I realized I was positioned to get to the employees much faster for such evaluations and could, thereby, eliminate a $200 to $300 addition to the claim cost. Likewise, worker's comp insurance carriers started to provide loss control representatives who could perform ergonomics interventions at the company's facility to keep our claim severity down. The benefits from doing these evaluations internally were many. For example, I could take immediate action on any changes I recommended, as well as control the prospect of modifications that might be financially impractical. Additionally, when you are an internal employee, you have an opportunity to "sneak up on" employees and observe them in the way they actually do their work.

As an escorted outside consultant, I miss the occasions where I could see an employee in his or her "natural state." I find that when employees know they are going to be "observed," especially by an outsider, they will engage very proper posture at the outset of the evaluation. Getting them to relax and fall into their "real" positions takes a bit of psychology and a graceful "deskside manner."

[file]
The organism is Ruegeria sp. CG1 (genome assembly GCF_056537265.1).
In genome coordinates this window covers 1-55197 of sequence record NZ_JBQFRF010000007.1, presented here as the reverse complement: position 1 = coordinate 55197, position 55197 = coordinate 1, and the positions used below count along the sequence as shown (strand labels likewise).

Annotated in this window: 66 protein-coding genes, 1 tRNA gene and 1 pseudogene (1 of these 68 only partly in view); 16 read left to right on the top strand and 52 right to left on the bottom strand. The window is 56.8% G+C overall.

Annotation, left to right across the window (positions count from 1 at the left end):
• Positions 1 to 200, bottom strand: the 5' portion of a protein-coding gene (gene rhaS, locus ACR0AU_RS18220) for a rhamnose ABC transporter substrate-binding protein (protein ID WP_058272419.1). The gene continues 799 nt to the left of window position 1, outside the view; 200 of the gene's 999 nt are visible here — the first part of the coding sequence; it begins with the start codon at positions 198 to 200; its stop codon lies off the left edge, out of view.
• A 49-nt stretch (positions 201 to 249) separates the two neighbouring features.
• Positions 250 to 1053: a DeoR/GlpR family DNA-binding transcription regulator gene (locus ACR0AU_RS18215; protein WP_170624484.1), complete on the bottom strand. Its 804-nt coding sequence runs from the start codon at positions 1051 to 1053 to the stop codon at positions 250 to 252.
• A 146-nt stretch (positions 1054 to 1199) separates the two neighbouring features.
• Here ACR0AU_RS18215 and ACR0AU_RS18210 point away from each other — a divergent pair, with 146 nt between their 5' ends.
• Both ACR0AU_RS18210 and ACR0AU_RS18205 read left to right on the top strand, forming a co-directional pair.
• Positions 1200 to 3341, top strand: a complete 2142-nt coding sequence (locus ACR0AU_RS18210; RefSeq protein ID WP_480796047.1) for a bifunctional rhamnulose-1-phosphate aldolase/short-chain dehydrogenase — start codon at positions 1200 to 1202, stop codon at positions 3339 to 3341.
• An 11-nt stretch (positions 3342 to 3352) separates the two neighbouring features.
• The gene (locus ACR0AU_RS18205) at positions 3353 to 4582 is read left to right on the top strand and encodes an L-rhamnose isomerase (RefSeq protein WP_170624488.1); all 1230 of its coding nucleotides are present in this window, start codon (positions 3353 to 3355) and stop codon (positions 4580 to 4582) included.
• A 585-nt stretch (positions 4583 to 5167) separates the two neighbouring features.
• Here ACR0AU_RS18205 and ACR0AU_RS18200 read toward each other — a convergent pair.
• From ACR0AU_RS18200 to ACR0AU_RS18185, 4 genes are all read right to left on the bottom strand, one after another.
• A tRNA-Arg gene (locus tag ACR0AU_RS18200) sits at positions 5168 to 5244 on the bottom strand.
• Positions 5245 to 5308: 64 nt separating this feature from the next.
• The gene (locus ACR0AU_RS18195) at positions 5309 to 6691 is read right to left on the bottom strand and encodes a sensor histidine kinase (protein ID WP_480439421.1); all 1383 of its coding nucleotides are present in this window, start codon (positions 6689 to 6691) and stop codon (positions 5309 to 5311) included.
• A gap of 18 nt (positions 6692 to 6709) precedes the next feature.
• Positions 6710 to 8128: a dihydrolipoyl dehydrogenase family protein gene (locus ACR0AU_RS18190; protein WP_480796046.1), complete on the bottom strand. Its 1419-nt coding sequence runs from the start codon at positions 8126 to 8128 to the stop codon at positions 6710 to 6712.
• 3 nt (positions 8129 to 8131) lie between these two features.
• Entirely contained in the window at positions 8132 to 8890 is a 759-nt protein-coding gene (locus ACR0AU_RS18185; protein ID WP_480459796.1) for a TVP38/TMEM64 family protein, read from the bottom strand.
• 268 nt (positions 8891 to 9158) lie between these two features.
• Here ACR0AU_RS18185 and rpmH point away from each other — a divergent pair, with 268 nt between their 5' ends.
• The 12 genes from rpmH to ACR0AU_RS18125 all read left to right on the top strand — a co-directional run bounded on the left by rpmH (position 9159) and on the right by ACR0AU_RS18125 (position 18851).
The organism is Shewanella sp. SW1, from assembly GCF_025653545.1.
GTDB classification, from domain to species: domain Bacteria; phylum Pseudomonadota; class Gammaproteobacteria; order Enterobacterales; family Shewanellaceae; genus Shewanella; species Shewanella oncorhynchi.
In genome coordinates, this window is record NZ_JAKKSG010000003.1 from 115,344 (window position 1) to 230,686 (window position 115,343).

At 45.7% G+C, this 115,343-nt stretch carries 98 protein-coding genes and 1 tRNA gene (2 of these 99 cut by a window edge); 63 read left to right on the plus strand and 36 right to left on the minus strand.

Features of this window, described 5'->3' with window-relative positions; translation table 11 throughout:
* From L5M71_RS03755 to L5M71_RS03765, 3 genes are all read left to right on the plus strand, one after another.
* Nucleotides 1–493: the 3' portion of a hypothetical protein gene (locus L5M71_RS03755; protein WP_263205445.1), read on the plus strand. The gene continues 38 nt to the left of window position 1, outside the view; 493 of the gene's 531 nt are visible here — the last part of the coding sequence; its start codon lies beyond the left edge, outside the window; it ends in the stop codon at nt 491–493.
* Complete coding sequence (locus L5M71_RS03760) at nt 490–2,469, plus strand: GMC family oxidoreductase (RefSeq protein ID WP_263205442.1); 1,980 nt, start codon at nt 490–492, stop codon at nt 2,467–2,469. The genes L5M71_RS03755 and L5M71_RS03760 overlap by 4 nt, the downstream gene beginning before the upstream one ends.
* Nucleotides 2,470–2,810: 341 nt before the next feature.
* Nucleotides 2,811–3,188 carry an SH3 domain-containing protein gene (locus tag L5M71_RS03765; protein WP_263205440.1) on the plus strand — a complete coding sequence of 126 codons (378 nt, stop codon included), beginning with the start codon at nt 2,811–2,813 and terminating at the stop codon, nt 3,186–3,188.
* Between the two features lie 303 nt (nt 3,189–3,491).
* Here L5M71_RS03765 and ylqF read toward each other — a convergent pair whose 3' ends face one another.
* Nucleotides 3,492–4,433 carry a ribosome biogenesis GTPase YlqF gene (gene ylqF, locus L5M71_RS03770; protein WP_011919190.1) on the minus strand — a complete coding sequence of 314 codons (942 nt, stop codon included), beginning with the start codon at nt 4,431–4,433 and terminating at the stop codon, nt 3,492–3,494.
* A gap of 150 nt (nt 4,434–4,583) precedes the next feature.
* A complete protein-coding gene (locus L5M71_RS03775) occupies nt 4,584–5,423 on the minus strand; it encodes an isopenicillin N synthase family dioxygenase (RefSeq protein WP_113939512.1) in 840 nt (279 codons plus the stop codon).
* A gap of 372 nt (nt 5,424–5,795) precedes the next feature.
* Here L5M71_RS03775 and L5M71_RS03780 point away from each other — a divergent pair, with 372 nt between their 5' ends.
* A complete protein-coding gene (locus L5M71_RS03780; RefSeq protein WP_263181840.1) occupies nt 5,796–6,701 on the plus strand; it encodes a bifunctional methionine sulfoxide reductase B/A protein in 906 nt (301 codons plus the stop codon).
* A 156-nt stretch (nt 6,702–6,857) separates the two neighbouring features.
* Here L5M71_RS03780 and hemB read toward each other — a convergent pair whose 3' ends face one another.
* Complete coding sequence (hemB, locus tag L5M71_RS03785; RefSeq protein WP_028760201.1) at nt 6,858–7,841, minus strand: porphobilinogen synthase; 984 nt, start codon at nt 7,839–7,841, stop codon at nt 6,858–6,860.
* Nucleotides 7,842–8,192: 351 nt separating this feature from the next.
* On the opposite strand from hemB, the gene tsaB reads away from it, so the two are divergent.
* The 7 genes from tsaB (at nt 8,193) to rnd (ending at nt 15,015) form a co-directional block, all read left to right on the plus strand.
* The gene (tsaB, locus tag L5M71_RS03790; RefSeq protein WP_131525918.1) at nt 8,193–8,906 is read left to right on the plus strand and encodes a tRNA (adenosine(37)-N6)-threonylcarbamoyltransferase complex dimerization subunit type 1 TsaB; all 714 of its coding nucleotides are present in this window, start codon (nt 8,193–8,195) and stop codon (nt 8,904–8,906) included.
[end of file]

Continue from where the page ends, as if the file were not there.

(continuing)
Handle with Care
Once you begin to conduct your evaluation, whether as co-worker or consultant, it is important to proceed with a plan. It is very easy for enthusiastic and well-meaning ergonomists to make modifications as soon as they observe them. There may be a clearly egregious posture that calls for an immediate adjustment to "make it right," but this is not the time to make any adjustment.

For example, the subject's chair might be much too low, and the evaluator will merely raise it to a "better" level--but then, better for what aspect? One hopes the chair adjustment was done to place the lower extremities in a neutral position, because that chair height change will affect her wrist position and head position to view her monitor.